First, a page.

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Cyprus

Volume 762: debated on Thursday 2 July 2015

Question

Asked by

To ask Her Majesty’s Government what assessment they have made of the recent reconciliation talks between the President of Cyprus and the leader of the Turkish Cypriot community in the North of Cyprus.

My Lords, we welcome the renewed sense of optimism around the settlement talks in Cyprus. Both President Anastasiades and Mr Akinci are committed to a settlement and their positive leadership is creating a real sense of momentum. There is now an opportunity for the sides to reach a just and lasting settlement. We hope the leaders will use the impetus to make progress on the key issues. The United Kingdom will continue to support the UN-led process and both communities.

My Lords, Cyprus is a valued member of the European Union and the Commonwealth and a haven of relative stability in the eastern Mediterranean. Is it not really good news, as the Minister said, that at last, thanks to President Anastasiades and Mr Akinci, the elected leader of the Turkish Cypriots, there is now a new atmosphere and a new move forward? Two days ago, serious negotiations began. Can the Minister confirm, first, that the offer to release part of the sovereign base area remains on the table? How is it that the guarantor power status—post-colonialism and post-1960—still appears relevant when it is not and Cyprus is now a full member of the European Union?

On the first part of the noble Lord’s question, concerning the sovereign base area, my right honourable friend the Foreign Secretary confirmed to Parliament on 1 June that the UK has made this generous offer as part of a proper and comprehensive settlement. We will surrender nearly half the land mass of the sovereign base area territories. The noble Lord then went on to ask about the guarantor power situation. The United Kingdom meets its current obligations under the Treaty of Guarantee through support of the UN-facilitated settlement process, which is aimed at achieving a bi-zonal, bi-communal federation with political equality as defined by the relevant UN Security Council resolutions. This arrangement is not altered by Cyprus’s membership of the European Union.

My Lords, does the Minister agree that the very helpful coincidence of two leaders in Cyprus who are genuinely committed to a settlement provides an opportunity to lay to rest one of the most prevalent myths in Cyprus; namely, that it is not Cypriots who decide these things but the great powers outside? Will the Government take every step that they can to discourage any other outsiders from doing other than what the noble Earl said we would do, which was to give full support to the UN process?

The noble Lord, Lord Hannay, with all his experience in this area, is absolutely right. We have a situation whereby two community leaders in Cyprus are willing to talk and try to reach a settlement. All the encouragement that we can give them to make that come to fruition has to be a good thing.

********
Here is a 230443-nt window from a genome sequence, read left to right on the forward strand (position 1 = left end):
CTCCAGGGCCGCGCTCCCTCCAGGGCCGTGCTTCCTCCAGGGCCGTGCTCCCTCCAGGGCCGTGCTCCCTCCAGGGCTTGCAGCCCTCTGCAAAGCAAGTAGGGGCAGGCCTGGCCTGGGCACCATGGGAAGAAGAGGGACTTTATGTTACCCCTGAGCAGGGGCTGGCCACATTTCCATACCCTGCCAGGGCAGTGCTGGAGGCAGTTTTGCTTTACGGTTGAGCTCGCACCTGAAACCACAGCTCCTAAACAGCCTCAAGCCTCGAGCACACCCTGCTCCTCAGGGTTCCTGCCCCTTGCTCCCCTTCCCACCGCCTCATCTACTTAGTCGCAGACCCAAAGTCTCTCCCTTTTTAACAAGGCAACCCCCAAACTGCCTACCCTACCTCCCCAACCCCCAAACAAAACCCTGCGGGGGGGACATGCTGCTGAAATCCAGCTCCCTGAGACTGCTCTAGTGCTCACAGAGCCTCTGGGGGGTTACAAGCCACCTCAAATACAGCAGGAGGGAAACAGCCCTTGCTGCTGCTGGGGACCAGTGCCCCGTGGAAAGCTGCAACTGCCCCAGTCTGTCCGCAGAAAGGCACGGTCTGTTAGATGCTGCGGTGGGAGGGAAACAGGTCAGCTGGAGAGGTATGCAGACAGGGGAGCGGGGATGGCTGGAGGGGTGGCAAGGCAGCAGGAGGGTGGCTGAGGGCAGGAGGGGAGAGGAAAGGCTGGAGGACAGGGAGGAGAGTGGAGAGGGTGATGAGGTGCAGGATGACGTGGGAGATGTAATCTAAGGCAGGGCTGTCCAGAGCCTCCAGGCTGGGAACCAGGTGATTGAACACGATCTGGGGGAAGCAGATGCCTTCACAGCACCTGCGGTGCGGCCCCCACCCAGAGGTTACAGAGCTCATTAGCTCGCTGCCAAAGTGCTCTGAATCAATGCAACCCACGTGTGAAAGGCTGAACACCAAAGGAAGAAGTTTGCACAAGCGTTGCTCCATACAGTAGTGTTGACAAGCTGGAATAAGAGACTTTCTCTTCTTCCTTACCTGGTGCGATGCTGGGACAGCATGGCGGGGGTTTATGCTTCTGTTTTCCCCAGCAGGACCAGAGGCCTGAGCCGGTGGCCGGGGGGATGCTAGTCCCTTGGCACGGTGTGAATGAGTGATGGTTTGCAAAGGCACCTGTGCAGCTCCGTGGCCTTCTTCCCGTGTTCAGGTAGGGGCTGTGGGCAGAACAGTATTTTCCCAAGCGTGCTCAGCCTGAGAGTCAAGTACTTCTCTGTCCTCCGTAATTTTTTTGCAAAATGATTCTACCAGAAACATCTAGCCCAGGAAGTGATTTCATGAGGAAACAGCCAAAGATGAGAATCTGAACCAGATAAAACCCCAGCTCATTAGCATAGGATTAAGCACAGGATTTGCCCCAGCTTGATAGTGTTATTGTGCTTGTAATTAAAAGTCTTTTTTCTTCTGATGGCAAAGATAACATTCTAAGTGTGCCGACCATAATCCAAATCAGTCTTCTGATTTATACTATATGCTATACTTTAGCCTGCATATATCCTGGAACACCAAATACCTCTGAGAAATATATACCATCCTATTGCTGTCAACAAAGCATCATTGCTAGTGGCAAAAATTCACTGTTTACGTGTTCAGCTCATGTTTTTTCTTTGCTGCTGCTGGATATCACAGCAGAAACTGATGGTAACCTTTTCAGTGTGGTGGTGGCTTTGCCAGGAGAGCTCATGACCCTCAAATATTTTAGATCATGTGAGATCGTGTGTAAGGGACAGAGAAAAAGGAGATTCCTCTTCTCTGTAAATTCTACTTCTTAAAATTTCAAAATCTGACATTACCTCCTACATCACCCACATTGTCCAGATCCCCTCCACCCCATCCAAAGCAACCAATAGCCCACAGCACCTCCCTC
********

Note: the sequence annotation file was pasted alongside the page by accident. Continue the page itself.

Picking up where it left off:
My Lords, in April, the Turkish Cypriots demonstrated that they were willing to go ahead and that they want peace. They want change from 50 years of embargoes and isolation. The talks are very much to be welcomed. Will the Minister say whether the British Government, as a guarantor country, will now, in bringing forward some confidence-building measures, address the inequality in both communities? The economic situation in the north is quite dire. If there were to be a peace agreement later this year, there would be real problems in bringing equality to both communities. What will the Government do to lift some embargoes to allow some trade and economic prosperity for the north?

The noble Baroness poses a number of questions. Basically, we are prepared to consider options that would help to encourage progress in these talks.

My Lords, is there not a predisposition in some circles to overlook the 1974 Greek-Cypriot rebellion against President Makarios, led by EOKA-B under Nicos Sampson’s leadership; and to ignore EOKA-B’s Akritis and Ifestos plans to ethnically cleanse all Turkish Cypriots? Would it not be more realistic and helpful if we were to cease to refer to the so-called Turkish invasion as though it were the beginning of history and recognise that 1974 brought 40 years of relative peace after the previous 11 years of ethnic cleansing? Is it not time that we had balance in how we approach this problem?

The noble Lord, Lord Maginnis, makes some points on this very serious issue. The events of 1974 continue to cast a long shadow over Cyprus. We hope that the UN-facilitated settlement talks will enable both communities to secure a just and lasting settlement to these issues. The United Kingdom will continue to fully support their efforts towards this end.

Perhaps I may tell the Minister, from the opposition Benches, that we very much support the line that he has taken from the government Benches today on this important and serious issue. We, too, support a comprehensive, just and lasting solution. Do the Government still believe that, subject to certain conditions, as set out by the EU Commission, it would be helpful to repeat that this country supports Turkey’s eventual entry into the EU?

The noble Lord mentioned Turkey’s entry into the EU, on which there have been recent talks. We still support its entry and it still wishes to join the EU.